General fighting. Local team retreating. Hona shared a look with her team member. Draea's forces weren't going for their prize right away; they were exterminating the ship's crew. She whispered back to him. Cargo bay. Setup.
They took up places in the cargo bay, which on this industrial was thankfully large enough to easily accommodate their teams. Nale estimated that Hona's crew outnumbered the assailants three to one, and his own men - outfitted as they were now with the minimum of armor and weaponry - added a few to the mix. He did not feel very hopeful about the entire situation, but at least he took comfort from the thought that only he and his team knew the full, true nature of the machine. If his enemies did anything with it, he and the rest of the Sisters should be the only ones left standing.
It really wasn't much of a comfort, come to that. Especially with Hona around. Nale really did not want to see her get hurt, and it shamed him that right now he apparently cared more about than about Berkhes's death. Still, it was Sister credo: The living before the dead.
Nale surveyed his team. Everyone was holding steady, in alcoves and behind obstacles that would hide them from view. He moved silently between his men, giving them encouragements and ensuring they were keeping their nerve. The only one who startled when Nale walked up to him was Shiqra, who surreptitiously grabbed at one of the pockets on his combat suit. Nale asked him if everything was all right, to which he assented.
After getting back to Hona, he asked her, "Think one of your men can do me a favor?"
"Depends," she said, then added in a more pleasant tone, "But I'm sure we can try."
"One of my men is holding something I don't think he should be. Right-hand pocket, on the thigh. I've no idea what it is, but I have a feeling he's going to do something stupid, and I don't want a confrontation right now. One of your soldiers is located next to him, and I want him to keep an eye on my man. If he makes a move, opens his pocket or whatever, restrain him."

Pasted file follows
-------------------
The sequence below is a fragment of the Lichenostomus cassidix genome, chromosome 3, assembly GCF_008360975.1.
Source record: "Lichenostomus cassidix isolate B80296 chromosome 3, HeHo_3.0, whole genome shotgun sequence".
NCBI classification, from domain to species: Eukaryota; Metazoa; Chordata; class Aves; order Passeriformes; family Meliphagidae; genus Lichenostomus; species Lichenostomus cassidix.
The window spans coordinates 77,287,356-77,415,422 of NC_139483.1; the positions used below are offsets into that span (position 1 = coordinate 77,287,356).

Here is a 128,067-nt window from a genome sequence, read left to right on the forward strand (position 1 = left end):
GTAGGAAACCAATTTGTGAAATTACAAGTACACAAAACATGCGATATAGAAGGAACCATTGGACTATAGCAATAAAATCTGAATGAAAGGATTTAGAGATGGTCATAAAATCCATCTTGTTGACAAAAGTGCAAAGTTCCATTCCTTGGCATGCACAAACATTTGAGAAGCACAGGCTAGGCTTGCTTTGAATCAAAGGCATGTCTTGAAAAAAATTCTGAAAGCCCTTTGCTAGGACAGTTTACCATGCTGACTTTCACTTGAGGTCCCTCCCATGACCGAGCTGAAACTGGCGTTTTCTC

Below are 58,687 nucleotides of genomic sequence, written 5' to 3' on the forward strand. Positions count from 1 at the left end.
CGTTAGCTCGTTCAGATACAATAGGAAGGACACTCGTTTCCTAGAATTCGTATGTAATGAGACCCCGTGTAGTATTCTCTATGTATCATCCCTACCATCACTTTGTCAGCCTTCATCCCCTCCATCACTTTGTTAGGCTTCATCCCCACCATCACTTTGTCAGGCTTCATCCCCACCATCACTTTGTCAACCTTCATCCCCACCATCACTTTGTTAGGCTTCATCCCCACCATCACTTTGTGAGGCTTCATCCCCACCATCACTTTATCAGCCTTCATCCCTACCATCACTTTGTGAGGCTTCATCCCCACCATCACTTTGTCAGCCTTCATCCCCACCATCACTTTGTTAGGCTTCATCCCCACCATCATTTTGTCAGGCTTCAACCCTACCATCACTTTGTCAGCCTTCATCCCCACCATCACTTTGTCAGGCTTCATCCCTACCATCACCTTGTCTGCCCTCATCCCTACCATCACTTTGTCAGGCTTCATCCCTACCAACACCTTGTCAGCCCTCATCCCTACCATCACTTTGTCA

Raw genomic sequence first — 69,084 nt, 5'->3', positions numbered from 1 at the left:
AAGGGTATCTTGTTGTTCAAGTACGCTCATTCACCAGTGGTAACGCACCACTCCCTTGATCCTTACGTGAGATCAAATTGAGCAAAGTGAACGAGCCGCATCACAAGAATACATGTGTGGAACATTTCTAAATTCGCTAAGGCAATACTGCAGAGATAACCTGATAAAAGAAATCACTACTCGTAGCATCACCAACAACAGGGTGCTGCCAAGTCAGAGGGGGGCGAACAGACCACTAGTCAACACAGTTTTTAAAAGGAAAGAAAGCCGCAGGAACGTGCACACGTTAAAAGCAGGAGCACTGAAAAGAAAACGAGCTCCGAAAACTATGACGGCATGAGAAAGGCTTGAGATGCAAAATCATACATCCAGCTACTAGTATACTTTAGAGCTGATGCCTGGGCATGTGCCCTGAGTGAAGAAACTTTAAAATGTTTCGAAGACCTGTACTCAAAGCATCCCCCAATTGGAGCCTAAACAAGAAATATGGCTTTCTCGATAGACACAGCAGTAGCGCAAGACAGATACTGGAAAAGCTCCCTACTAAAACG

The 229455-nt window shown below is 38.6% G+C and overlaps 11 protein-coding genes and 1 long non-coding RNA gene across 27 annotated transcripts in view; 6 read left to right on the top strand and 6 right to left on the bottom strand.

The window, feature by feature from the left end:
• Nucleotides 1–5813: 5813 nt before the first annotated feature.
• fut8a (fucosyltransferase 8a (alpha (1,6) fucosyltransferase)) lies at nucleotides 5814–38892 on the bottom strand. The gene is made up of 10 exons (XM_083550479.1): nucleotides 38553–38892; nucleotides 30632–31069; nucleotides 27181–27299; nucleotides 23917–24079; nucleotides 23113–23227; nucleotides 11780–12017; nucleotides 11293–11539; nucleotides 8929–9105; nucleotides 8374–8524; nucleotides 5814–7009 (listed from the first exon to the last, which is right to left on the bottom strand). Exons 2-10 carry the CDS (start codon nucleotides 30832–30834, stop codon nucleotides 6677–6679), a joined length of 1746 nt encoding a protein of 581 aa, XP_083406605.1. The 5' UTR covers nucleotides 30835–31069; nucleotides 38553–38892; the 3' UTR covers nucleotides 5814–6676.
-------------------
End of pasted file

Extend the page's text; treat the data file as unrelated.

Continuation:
"You got it," Hona said. "I've no more patience for rogue agents than you do."
"Thanks," Nale said, and gave her a smile that she returned.
It wasn't long before Draea's people entered the bay, stalking in as if they owned the place. There were four of them, and Nale, hiding with Hona behind a crate, marveled sickly at how they'd been able to take down an entire crew of Angels, even if the poor soldiers had been completely unprepared.
Draea went over to a particular box without hesitation. Nale surmised she had pulled its location from some dying Angel.
The box was situated on a low shelf, and Draea pulled it out and placed on the floor with apparent ease. It was under electronic lock, which she fixed by placing the barrel of her gun alongside the mechanism and shooting it off. Gunfire wouldn't harm this ship; like so many others it was just as well-protected from the inside as from the outside.
Draea reached in and, with a grunt, lifted out the Book of Emptiness and placed it on the floor, where she regarded it for a few breaths. After it did not turn on, glow, smoke or explode, her three teammates visibly relaxed. They walked in closer and gave the machine a look.
It really was inconsequential in appearance. Only a few oddly curved lines here and there, and the strange way in which it caught the light, gave the faintest idea that it might be more than a glorified Quafe vendor.
"Heavy, is it?" one of Draea's people asked.
"Wouldn't want to carry it far," she said.